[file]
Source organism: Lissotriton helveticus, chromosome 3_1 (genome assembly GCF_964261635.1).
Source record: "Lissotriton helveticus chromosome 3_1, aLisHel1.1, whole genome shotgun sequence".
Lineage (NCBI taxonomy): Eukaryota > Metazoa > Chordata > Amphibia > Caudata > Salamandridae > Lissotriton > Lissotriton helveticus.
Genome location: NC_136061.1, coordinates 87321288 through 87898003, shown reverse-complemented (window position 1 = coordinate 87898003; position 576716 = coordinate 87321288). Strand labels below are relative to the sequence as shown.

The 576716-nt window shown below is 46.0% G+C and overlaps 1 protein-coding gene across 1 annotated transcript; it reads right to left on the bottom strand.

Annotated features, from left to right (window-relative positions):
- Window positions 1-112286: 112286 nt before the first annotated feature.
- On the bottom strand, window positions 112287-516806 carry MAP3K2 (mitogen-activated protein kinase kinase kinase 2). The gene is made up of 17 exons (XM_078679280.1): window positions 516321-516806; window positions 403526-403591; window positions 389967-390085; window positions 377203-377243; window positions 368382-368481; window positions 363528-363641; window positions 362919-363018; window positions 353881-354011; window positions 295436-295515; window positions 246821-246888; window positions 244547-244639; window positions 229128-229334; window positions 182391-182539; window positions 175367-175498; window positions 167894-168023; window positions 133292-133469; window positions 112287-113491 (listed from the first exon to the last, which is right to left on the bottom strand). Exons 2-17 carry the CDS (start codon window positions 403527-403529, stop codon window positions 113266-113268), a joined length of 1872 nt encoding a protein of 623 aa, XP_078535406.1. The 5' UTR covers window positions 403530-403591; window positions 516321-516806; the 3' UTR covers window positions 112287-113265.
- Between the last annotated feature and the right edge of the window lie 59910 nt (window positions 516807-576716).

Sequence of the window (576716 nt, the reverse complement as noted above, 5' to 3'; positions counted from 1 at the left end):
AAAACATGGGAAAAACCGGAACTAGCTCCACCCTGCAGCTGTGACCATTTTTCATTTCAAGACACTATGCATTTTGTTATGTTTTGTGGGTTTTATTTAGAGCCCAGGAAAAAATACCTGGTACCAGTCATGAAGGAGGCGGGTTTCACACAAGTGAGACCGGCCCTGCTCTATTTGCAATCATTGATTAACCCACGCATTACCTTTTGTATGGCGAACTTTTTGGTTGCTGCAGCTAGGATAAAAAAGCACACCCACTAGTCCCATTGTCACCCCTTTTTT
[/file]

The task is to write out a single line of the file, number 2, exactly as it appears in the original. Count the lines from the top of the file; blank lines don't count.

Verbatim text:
Source record: "Lissotriton helveticus chromosome 3_1, aLisHel1.1, whole genome shotgun sequence".